1Laboratory of Radio and Environmental Chemistry, Paul Scherrer Institute, 5232 Villigen PSI, Switzerland
2CNRS, Laboratoire de Glaciologie et Géophysique de l'Environnement (UMR5183), 38041 Grenoble, France
3Univ. Grenoble Alpes, LGGE (UMR5183), 38041 Grenoble, France
4Department of Chemistry, Syracuse University, 1-014 Center for Science and Technology, Syracuse, New York, USA
5UPMC Univ. Paris 06, UMR8190, CNRS/INSU – Univ. Versailles St.-Quentin, LATMOS-IPSL, Paris, France
6University of California, Los Angeles, Department of Atmospheric and Oceanic Sciences, Los Angeles, CA 90095, USA
7Department of Chemistry and Molecular Biology, Atmospheric Science, University of Gothenburg, 41296, Gothenburg, Sweden
8Department of Chemistry, University of Toronto, 80 St. George St., Toronto, ON, M5S 3H6, Canada
9Institute for Materials and Processes, School of Engineering, King's Buildings, The University of Edinburgh, EH9 3JL, UK
10Lawrence Berkeley National Laboratory, Chemical Sciences Division, Berkeley, CA 94720, USA
11Department of Chemistry and Environmental Science, Medgar Evers College – City University of New York, Brooklyn, NY 11235, USA
12City University of New York, Graduate Center, Department of Chemistry, Department of Earth & Environmental Sciences, Manhattan, NY 10016, USA
13Takuvik Joint International Laboratory, Université Laval and CNRS, and Department of Chemistry, 1045 avenue de la médecine, Québec, QC, G1V 0A6, Canada
14British Antarctic Survey, Natural Environment Research Council, Cambridge, UK
15Institute of Organic Chemistry and Biochemistry, Academy of Sciences of the Czech Republic, Flemingovo nam. 2, 16610 Prague 6, Czech Republic
16Department of Chemistry, University of Kentucky, Lexington, KY 40506-0055, USA
17Department of Chemistry, Faculty of Science, Masaryk University, Kamenice 5/A, 62500 Brno, Czech Republic
18RECETOX, Faculty of Science, Masaryk University, Kamenice 3, 62500 Brno, Czech Republic
19SLS Swiss Light Source, Paul Scherrer Institute, 5232 Villigen PSI, Switzerland
20GZG Abt. Kristallographie, Universität Göttingen, Goldschmidtstr. 1, 37077 Göttingen, Germany
21Department of Chemical Engineering, Columbia University, New York, NY, USA
22Geophysical Institute, University Bergen, 5007 Bergen, Norway
23Department of Chemistry and Biochemistry, University of Delaware, Newark, Delaware 19716, USA
24Department of Chemistry and Environmental Research Institute, University College Cork, Cork, Ireland
Received: 28 Sep 2012 – Discussion started: 26 Nov 2012
Abstract. Snow in the environment acts as a host to rich chemistry and provides a matrix for physical exchange of contaminants within the ecosystem. The goal of this review is to summarise the current state of knowledge of physical processes and chemical reactivity in surface snow with relevance to polar regions. It focuses on a description of impurities in distinct compartments present in surface snow, such as snow crystals, grain boundaries, crystal surfaces, and liquid parts. It emphasises the microscopic description of the ice surface and its link with the environment. Distinct differences between the disordered air–ice interface, often termed quasi-liquid layer, and a liquid phase are highlighted. The reactivity in these different compartments of surface snow is discussed using many experimental studies, simulations, and selected snow models from the molecular to the macro-scale.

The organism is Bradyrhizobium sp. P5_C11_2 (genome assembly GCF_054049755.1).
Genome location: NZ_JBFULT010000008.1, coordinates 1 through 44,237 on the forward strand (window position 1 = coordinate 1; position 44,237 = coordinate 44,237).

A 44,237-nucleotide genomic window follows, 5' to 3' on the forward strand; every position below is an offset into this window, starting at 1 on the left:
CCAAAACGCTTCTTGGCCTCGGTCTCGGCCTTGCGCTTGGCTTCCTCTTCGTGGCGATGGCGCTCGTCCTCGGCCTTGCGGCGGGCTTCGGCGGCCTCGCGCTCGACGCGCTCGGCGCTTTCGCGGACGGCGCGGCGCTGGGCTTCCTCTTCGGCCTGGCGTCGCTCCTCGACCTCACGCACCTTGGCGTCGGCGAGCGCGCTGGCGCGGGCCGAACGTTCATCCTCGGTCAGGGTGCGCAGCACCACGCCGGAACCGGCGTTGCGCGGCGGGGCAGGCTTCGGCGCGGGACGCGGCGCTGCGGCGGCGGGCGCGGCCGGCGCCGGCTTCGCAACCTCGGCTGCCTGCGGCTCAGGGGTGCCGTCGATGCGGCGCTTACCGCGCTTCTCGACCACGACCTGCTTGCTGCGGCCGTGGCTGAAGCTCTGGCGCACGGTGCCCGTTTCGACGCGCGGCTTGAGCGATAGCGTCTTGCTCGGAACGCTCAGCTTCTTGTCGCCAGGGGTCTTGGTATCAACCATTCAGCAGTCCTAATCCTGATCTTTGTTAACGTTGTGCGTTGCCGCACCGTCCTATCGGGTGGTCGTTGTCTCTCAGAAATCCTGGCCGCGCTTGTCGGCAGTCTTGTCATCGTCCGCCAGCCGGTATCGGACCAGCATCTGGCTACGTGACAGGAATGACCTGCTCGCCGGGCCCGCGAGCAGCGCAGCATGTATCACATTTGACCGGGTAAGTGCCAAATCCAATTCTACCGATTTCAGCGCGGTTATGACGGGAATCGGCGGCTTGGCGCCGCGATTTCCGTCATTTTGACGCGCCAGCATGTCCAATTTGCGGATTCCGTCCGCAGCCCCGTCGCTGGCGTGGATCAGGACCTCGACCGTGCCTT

Revised: 06 Nov 2013 – Accepted: 13 Dec 2013 – Published: 12 Feb 2014
Although new experimental techniques have extended our knowledge of the surface properties of ice and their impact on some single reactions and processes, others occurring on, at or within snow grains remain unquantified. The presence of liquid or liquid-like compartments either due to the formation of brine or disorder at surfaces of snow crystals below the freezing point may strongly modify reaction rates. Therefore, future experiments should include a detailed characterisation of the surface properties of the ice matrices. A further point that remains largely unresolved is the distribution of impurities between the different domains of the condensed phase inside the snowpack, i.e. in the bulk solid, in liquid at the surface or trapped in confined pockets within or between grains, or at the surface. While surface-sensitive laboratory techniques may in the future help to resolve this point for equilibrium conditions, additional uncertainty for the environmental snowpack may be caused by the highly dynamic nature of the snowpack due to the fast metamorphism occurring under certain environmental conditions.
Due to these gaps in knowledge the first snow chemistry models have attempted to reproduce certain processes like the long-term incorporation of volatile compounds in snow and firn or the release of reactive species from the snowpack. Although so far none of the models offers a coupled approach of physical and chemical processes or a detailed representation of the different compartments, they have successfully been used to reproduce some field experiments. A fully coupled snow chemistry and physics model remains to be developed.
Bartels-Rausch, T., Jacobi, H.-W., Kahan, T. F., Thomas, J. L., Thomson, E. S., Abbatt, J. P. D., Ammann, M., Blackford, J. R., Bluhm, H., Boxe, C., Domine, F., Frey, M. M., Gladich, I., Guzmán, M. I., Heger, D., Huthwelker, Th., Klán, P., Kuhs, W. F., Kuo, M. H., Maus, S., Moussa, S. G., McNeill, V. F., Newberg, J. T., Pettersson, J. B. C., Roeselová, M., and Sodeau, J. R.: A review of air–ice chemical and physical interactions (AICI): liquids, quasi-liquids, and solids in snow, Atmos. Chem. Phys., 14, 1587-1633, doi:10.5194/acp-14-1587-2014, 2014.